Joel Millanguir, a Mapuche Christian living in Chile, again began by first honouring his parents and family for their part in his own coming to faith and growth in discipleship. He describes how coming to faith can bring opposition from within his community. He notes, “When a Mapuche accepts Jesus as Lord and Saviour, they [some other Mapuche] consider him a traitor. They say they have their own culture and we have our own religion, why do we have to accept religion that has come from outside?” At the present time in this particular context there is a move to a radical, and sometimes violent, expression of Mapuche culture in order to reclaim the particular language, dress, music and other cultural traditions of this people group and the land. While many Mapuche are content to live peaceably in some Mapuche regions, there are those who advocate violence against the colonial past to such an extent that recently both Catholic and Protestant churches have been burned down. Speaking as a Mapuche Christian in this context, Joel recognises the need for courage and faith among his fellow believers. He says, “A few years ago we brought out a book called Mapuche and Anglicans, which talks about how the Mapuche took on the Christian faith.” Reflecting on the book, Joel speaks of the challenge of determining where the gospel might lead him to affirm or to challenge and reject aspects of his culture. He describes how Christians can maintain Mapuche language, dress, foods, musical instruments, art and working together as a community. Joel remembers a great tradition: “When someone had a job to do and when it needed a lot of work doing, the whole community would join together and help that individual, that family in the work… That desire to help those who are in need, that’s good.” But a point of conflict with the Mapuche religion and culture is in the Mapuche understanding of God. “There’s a male god and a female god and different spirits that they invoke at different moments.”

Joel speaks of the value of Christians among the Mapuche people continuing to work missionally, preach the gospel and speak out in advocacy for peace and unity, believing that “the Lord can change lives, families and communities. We had the highest rate of alcoholism in the country. The church used strategies to help people come out of alcoholism, which was consuming a lot of communities and leading families into poverty. The gospel wasn’t just about talking. It was something that was practical.” He goes on to say that “where the church has continued to grow and to be faithful,” the pastors have spoken out in advocacy for “peace and unity”. He also speaks of the church as a non-violent mediator between government, multinationals and the Mapuche people in the acquisition of land and the methods of reforestation.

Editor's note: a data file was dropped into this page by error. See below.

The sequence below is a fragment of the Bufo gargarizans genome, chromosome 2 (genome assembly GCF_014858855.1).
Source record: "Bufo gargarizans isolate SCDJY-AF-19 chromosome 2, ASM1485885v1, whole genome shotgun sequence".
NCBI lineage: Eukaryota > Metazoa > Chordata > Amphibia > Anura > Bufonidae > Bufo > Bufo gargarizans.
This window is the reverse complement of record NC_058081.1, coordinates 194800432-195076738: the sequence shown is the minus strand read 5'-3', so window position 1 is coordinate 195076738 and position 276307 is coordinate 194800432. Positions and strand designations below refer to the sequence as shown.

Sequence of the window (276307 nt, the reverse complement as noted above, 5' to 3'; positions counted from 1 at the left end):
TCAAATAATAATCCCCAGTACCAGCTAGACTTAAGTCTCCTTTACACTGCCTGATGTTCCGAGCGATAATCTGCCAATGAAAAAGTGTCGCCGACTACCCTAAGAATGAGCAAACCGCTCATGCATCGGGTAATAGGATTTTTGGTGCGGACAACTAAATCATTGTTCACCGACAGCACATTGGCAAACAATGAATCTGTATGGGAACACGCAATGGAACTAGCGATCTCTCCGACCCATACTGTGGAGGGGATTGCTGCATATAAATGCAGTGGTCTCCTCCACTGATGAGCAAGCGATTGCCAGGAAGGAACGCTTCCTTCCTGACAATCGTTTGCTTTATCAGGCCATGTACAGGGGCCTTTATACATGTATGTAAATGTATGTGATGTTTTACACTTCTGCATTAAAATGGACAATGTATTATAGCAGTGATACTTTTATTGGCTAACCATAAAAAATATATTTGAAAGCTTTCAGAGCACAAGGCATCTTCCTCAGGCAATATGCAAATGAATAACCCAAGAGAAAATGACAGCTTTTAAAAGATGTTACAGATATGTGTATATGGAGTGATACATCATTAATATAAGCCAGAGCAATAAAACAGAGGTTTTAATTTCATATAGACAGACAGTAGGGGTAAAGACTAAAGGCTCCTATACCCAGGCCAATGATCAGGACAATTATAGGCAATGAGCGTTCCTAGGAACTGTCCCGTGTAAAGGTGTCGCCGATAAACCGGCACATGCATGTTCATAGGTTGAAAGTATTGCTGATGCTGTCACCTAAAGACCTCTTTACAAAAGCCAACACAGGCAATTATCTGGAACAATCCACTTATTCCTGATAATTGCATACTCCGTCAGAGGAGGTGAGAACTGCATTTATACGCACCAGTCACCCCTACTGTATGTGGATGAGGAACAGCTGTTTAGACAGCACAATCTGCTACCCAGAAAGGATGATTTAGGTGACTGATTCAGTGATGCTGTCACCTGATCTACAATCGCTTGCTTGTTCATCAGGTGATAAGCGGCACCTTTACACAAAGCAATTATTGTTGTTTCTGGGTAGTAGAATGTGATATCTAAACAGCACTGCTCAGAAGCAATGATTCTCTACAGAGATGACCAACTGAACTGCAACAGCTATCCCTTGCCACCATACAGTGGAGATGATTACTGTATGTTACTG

Joel describes the reconciling work of the gospel, evidenced in the missionaries not coming with a Bible and a sword, but with concern and love for those who are most marginalised: installing hospitals and schools, bringing people out of extreme poverty. He notes that “when the Anglican Church arrived at another community, that becomes a community of peace, as Paul says, not with the sword and the shield but with the Word of God”.

In summary, these three each expressed the particular blessings that the coming of Christianity has brought in in their own place and among their people, feeling that the gospel gives dignity, hope and unity within and across their cultures; by giving cross-cultural experience, it has enabled the potentially disenfranchised to find their voice in the wider community.

In writing this piece I have been helped most considerably by Cristóbal Cerón, presbyter of the Anglican Church in Chile, and temporary resident at the CMS community house in Oxford.

To hear more indigenous voices from Latin America, you can find a selection of videos from a landmark Indigenous Peoples Mission Congress held in Salta, Argentina in October 2022 here: